To some, this might just be ‘another’ electric car, but to Volkswagen it’s a lot more than that. In fact the ‘3’ in its name comes from the fact that the firm considers this car to be its third era – the first being the Beetle’s launch and the second being the Golf.
It’s the firm’s first bespoke EV and uses underpinnings that will feature in a host of new electric cars from Volkswagen, as well as Seat, Skoda and Audi.
There’s a lot riding on the ID.3 car, and given the fact it’s been more than a full year since being unveiled that the first customers get their hands on this VW, is this new electric vehicle an EV for the people?
You’ll soon be able to choose the ID.3 with a variety of battery options and motors with various outputs. But for the time being, there’s just a simple ‘1ST Edition’ model to get your teeth stuck into.
It uses a 150kW electric motor (producing 201bhp in old money), and that’s linked to a 58kWh battery – something that allows for a range of 260 miles, while 100kW charging capability means you can top the batteries from 0-80 per cent in 30 minutes.
It’s certainly not lacking in pace, with a 0-60mph time of seven seconds being similar to what you’d get from a Volkswagen Golf GTI, while flat out it will hit 99mph.
Ride and handling
Simplicity is the name of the game with the ID.3, and it’s clear Volkswagen has done everything here to make it feel as easy to use as possible. The gear selector is on the side, rather than in the middle, and while there is a starter button, you don’t actually need to use it.
Unlike the firm’s standard Polo and Golf hatchbacks, the ID.3 is also rear-wheel-drive, which makes the ID.3 feel eager in the corners and makes it rather good to drive. The brisk electric motor also means you’ll rarely feel short of power, with its performance off the line will likely leave some sports cars for dead. One of the few issues behind the wheel is somewhat underwhelming visibility in the front, due to a rather chunky pillar section.
Interior and equipment
A key advantage of starting from scratch when producing an EV is that there’s a blank canvas. Volkswagen has made use of that, and it has allowed the ID.3’s cabin to feel as airy as possible, with a huge sense of space giving it a lounge-like feel. The 385-litre boot isn’t any bigger than that in a Volkswagen Golf, though.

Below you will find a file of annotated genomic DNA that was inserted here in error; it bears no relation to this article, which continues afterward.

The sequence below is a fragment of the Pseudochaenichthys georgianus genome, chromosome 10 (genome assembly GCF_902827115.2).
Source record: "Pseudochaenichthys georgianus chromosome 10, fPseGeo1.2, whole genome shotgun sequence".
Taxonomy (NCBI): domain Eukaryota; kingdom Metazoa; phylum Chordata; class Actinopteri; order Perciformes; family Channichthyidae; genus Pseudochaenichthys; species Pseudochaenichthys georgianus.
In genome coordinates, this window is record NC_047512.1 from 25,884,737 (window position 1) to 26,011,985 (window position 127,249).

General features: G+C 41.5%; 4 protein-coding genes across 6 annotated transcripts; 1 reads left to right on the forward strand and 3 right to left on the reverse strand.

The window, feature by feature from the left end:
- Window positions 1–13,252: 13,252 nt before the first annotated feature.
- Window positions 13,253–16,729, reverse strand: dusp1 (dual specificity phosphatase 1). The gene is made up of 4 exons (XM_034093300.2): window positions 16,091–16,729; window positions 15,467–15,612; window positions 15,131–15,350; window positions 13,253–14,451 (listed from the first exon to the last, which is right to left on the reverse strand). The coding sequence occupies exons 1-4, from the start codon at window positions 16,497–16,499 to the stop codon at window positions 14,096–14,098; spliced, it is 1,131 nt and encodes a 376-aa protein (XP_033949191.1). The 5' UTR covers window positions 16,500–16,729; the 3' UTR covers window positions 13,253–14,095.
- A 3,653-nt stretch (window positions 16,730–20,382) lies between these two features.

The actual layout of the cabin also carried over plenty from the Golf, including the 10-inch touchscreen and digital dials. But that brings with it a few ergonomic problems. Things aren’t always where you’d expect to see them, and from a brand known for its safe and sensible approach to cars, is quite a break from the norm.
While additional derivatives are on their way before the close of 2020, currently the only grade you can buy is the 1ST Edition, which essentially aims to be as high-spec as possible. It means you get features like 19-inch alloy wheels, Matrix LED headlights, keyless entry and 30-colour ambient lighting.
Given this long range, all this kit and the cost involved in creating a bespoke EV, the ID.3 certainly isn’t cheap. Once the £3,000 government grant towards new EVs has been taken into account, this VW is priced from £35,880. That’s still on par with rivals like the Hyundai Kona Electric and Nissan Leaf, though.
But with a sub-£30,000 ID.3 on the way, and with the same battery pack, just with less kit, this will actually make this Volkswagen quite decent value for money.
The Volkswagen ID.3 has certainly lived up to the internal hype and the long wait, with this new EV combining a generous electric range with a high-quality interior and great dynamic tweaks - and there are very few things wrong with it as a result.
As more trim levels and more affordable powertrain options appear, it will only make the ID.3 even more appealing, and could take popular models like the Nissan Leaf off their perch. It’s certainly a very positive sign of what’s to come from Volkswagen.